Your car is essentially vulnerable while the sunroof is up, so check weather forecasts for weather events that are unfavorable to your car and keep it indoors while it has that hole in its roof. Having that open in the middle of a downpour will only aggravate an already difficult situation. The first thing you should go about doing is removing the glass panel. If you could, get your sunroof to a venting position by tilting it, which should in turn give you access the screws that are holding the panel together. Take them and the glass off in order to gain access to the moving parts of the mechanism for the sake of inspection
The DIY Solution and Recommendation
The specific problematic things you should look for are stripped gears and cracks as well as a buildup of debris and dust. Anything that looks like a problem on your sunroof working, you should spot while the glass panel is taken off. Turn on the car as well and cycle your roof control to see if everything is on the up and up. Put it open, close, and vent. See if anything looks or sounds unusual so that you can identify what’s the problem in a jiffy. Certain cases where there are sounds coming from your sunroof typically means you might need to replace gear on your motor at the sunroof’s front.
However, before anything can be done, you need to take the glass panel apart first. As a rule of thumb, the first thing you should do with something with moving parts that’s malfunctioning is clean it all up. Usually that fixes your problem and that’s your foremost DIY solution for repairing your sunroof. Afterwards, so that it runs smoothly from then on, slather it with marine grease or lithium to ensure problem-free operation. If you find nothing in particular that needs fixing or can be fixed in a DIY manner, don’t bother putting the sunroof back (since it’s going to be taken apart anyway) and call a professional for assistance.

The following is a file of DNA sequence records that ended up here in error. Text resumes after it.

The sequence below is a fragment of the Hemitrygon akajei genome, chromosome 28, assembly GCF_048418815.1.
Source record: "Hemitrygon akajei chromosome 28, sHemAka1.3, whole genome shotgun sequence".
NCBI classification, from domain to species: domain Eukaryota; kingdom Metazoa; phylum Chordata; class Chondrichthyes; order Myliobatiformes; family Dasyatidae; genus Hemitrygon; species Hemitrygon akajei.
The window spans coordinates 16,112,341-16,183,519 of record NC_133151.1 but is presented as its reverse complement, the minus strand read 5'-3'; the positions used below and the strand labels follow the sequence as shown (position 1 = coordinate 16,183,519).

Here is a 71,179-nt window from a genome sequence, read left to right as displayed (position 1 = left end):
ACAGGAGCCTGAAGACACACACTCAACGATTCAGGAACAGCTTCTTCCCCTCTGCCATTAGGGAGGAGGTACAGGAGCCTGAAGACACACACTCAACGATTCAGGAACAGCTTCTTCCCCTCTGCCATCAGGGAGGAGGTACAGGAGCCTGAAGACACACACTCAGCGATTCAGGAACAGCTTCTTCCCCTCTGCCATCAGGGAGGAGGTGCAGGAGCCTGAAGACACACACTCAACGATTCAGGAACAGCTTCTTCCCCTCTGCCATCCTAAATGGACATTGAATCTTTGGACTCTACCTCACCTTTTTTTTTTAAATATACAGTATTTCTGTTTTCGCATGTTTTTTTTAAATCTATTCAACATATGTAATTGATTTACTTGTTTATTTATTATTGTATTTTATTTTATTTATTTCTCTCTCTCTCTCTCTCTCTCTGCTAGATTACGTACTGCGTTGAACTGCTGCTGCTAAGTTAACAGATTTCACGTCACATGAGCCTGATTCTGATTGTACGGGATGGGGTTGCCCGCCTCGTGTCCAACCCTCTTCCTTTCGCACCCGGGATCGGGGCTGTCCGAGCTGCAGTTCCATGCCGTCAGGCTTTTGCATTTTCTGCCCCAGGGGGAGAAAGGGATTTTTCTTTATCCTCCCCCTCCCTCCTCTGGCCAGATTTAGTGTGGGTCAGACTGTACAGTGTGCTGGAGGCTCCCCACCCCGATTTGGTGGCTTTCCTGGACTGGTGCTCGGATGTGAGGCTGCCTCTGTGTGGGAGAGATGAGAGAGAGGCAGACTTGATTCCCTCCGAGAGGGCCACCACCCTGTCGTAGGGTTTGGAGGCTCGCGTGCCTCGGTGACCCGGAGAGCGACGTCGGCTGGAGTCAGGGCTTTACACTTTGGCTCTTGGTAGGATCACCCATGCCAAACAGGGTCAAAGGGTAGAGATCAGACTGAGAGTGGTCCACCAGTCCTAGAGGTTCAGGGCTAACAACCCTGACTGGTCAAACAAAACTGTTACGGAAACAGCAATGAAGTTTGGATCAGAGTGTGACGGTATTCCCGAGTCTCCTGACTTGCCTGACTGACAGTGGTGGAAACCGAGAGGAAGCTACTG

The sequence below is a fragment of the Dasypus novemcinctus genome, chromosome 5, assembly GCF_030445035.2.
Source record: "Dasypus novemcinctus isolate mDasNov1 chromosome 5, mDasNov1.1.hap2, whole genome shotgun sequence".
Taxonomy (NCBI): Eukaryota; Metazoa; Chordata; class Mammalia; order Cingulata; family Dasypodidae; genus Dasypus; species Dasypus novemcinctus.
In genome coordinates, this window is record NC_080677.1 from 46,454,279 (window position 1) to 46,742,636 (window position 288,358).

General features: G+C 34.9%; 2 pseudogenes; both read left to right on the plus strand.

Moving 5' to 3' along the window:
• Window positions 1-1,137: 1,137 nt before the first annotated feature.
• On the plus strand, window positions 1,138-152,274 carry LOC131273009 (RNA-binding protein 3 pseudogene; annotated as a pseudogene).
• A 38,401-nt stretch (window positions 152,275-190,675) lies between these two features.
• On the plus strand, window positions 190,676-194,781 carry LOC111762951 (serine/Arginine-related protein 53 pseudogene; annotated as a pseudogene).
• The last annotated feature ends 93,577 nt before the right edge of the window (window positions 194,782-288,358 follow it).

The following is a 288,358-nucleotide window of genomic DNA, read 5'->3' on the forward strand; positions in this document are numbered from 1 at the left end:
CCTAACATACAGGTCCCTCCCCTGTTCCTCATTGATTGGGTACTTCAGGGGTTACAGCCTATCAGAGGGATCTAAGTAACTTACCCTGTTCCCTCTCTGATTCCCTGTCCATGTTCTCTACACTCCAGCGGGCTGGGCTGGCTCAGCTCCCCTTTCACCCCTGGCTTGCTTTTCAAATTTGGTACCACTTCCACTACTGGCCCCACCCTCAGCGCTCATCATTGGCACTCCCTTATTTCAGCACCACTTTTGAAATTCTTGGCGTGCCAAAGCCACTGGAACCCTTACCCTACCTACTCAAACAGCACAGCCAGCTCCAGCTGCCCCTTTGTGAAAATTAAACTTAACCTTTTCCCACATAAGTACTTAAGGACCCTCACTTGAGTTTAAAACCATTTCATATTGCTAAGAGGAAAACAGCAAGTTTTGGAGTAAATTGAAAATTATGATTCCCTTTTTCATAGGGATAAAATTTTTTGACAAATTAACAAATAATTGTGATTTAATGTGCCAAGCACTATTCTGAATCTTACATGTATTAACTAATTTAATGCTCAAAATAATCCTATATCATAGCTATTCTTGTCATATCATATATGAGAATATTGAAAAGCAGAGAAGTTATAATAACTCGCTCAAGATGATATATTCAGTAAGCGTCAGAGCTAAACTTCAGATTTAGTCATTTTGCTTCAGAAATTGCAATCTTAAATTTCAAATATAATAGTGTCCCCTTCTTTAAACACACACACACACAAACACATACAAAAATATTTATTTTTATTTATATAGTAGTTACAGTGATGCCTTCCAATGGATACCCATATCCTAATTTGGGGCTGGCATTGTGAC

Installing a New Sunroof and Conclusion
If you feel like a DIY solution is viable, then go for it with due caution but go with professional help if you’re a novice when it comes to car repair to err on the side of caution. Sometimes beginners make things worse for the repairman or themselves by ruining a perfectly good sunroof due to their amateurish ignorance. The worst-case scenario for you when it comes to repairing a sunroof is to install a new one because the old one is broken beyond repair. Sunroof installation is a big job. You should get a mechanic to do it because it entails taking off the interior rim around the door pillars and dome lights or overhead handles.
You’ll also need to pull your headliner down, disconnect the wiring harness of your sunroof, then unbolt the whole mechanism so that a new sunroof can be installed by reverse order, from bolting to putting on the interior rim. It’s contained in a cassette, which is one big rectangular piece that needs to be swapped with a new cassette carrying a new sunroof that actually works. Before putting back the interior, you should do a function test to see if everything is working properly. You might even need to jiggle the newly installed cassette to get it aligned perfectly with whatever convertible you might have.